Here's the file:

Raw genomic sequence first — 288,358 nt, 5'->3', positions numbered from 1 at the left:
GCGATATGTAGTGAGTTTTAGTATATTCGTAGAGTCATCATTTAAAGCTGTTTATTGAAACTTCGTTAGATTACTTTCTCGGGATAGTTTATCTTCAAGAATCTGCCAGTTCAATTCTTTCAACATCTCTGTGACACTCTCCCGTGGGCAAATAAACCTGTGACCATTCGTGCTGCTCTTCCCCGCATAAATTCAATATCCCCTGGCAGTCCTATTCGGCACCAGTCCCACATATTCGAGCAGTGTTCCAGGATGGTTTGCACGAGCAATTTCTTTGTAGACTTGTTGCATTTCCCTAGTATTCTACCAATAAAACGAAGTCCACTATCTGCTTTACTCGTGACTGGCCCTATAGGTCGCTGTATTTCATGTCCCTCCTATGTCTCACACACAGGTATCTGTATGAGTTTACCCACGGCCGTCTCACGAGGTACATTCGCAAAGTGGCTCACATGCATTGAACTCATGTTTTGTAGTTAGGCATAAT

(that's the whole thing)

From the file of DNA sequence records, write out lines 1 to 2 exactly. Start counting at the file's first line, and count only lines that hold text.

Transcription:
Raw genomic sequence first — 288,358 nt, 5'->3', positions numbered from 1 at the left:
GCGATATGTAGTGAGTTTTAGTATATTCGTAGAGTCATCATTTAAAGCTGTTTATTGAAACTTCGTTAGATTACTTTCTCGGGATAGTTTATCTTCAAGAATCTGCCAGTTCAATTCTTTCAACATCTCTGTGACACTCTCCCGTGGGCAAATAAACCTGTGACCATTCGTGCTGCTCTTCCCCGCATAAATTCAATATCCCCTGGCAGTCCTATTCGGCACCAGTCCCACATATTCGAGCAGTGTTCCAGGATGGTTTGCACGAGCAATTTCTTTGTAGACTTGTTGCATTTCCCTAGTATTCTACCAATAAAACGAAGTCCACTATCTGCTTTACTCGTGACTGGCCCTATAGGTCGCTGTATTTCATGTCCCTCCTATGTCTCACACACAGGTATCTGTATGAGTTTACCCACGGCCGTCTCACGAGGTACATTCGCAAAGTGGCTCACATGCATTGAACTCATGTTTTGTAGTTAGGCATAAT